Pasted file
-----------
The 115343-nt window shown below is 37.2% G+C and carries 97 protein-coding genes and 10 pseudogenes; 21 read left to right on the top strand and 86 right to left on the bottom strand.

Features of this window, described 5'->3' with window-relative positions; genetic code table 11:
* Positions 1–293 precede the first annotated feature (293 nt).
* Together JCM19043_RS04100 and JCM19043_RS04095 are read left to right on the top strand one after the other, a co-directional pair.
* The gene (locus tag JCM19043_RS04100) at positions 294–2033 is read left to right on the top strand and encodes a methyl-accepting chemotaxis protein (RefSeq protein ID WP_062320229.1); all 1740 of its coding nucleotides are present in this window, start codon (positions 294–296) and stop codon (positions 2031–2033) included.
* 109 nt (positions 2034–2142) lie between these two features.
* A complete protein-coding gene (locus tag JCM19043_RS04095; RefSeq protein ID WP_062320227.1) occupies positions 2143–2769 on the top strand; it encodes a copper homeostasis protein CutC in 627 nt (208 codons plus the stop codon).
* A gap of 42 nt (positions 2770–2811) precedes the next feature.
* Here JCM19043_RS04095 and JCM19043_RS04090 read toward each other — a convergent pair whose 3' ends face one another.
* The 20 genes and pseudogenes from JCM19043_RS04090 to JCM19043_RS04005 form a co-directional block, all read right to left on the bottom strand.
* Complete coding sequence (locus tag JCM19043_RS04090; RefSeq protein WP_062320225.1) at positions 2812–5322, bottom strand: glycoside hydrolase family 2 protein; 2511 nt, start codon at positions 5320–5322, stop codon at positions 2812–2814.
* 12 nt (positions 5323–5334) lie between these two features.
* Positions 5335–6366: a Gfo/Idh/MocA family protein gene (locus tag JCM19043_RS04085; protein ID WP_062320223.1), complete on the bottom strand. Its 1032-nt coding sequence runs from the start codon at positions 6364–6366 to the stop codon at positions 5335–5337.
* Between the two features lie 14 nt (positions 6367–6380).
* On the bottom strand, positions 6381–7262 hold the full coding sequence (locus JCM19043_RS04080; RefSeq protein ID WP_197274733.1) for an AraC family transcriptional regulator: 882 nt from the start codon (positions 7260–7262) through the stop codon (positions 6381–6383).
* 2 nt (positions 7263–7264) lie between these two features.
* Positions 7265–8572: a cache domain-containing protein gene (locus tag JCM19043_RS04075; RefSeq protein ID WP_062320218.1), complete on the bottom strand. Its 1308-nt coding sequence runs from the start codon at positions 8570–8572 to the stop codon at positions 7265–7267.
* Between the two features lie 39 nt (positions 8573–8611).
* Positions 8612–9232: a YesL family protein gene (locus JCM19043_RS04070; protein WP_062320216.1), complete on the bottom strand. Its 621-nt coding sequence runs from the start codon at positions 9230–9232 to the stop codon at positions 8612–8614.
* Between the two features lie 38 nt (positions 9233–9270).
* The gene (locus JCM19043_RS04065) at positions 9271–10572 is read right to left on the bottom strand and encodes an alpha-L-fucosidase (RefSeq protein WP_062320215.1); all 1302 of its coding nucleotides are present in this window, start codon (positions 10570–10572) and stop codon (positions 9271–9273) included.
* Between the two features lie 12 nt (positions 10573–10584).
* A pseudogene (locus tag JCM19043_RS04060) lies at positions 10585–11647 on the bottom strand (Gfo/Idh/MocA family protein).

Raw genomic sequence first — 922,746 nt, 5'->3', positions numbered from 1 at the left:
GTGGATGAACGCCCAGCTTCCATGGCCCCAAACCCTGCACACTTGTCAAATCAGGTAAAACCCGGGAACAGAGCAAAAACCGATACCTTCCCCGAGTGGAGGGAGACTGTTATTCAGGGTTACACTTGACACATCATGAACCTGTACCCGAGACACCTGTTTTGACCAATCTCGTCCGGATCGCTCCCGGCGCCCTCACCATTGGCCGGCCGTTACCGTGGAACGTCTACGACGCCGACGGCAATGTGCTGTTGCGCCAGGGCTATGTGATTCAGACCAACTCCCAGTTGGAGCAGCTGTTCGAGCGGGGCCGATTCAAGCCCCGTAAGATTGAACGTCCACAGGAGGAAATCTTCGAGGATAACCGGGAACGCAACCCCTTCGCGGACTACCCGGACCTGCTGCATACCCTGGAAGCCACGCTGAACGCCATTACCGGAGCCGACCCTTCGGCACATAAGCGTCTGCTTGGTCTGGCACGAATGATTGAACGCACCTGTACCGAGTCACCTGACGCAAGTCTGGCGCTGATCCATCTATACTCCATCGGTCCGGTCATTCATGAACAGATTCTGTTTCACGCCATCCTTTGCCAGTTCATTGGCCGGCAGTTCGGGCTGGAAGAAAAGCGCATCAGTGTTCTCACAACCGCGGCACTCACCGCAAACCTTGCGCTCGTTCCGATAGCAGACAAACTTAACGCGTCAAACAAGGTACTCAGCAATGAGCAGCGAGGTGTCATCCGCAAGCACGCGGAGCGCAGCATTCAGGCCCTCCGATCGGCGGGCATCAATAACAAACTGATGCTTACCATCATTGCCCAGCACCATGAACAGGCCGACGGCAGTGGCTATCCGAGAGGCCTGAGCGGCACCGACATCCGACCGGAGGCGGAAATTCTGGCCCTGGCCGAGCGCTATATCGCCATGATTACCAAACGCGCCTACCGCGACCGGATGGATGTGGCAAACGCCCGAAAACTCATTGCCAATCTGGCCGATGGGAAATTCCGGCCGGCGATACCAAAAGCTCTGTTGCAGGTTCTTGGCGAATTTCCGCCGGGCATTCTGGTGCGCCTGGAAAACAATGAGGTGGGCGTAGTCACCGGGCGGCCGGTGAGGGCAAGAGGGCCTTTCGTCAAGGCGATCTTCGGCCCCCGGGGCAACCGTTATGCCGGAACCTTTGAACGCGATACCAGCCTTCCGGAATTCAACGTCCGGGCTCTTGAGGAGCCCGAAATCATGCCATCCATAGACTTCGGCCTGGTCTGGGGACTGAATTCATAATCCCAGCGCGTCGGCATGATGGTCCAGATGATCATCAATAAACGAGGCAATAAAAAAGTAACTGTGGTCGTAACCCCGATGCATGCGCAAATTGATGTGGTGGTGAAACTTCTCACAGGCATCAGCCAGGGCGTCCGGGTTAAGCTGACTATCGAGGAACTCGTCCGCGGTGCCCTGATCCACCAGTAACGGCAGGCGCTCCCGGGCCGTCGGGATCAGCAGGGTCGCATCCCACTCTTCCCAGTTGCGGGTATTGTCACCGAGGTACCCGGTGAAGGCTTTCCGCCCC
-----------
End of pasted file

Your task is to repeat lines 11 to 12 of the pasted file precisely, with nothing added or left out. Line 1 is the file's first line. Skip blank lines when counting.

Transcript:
* Complete coding sequence (locus tag JCM19043_RS04090; RefSeq protein WP_062320225.1) at positions 2812–5322, bottom strand: glycoside hydrolase family 2 protein; 2511 nt, start codon at positions 5320–5322, stop codon at positions 2812–2814.
* 12 nt (positions 5323–5334) lie between these two features.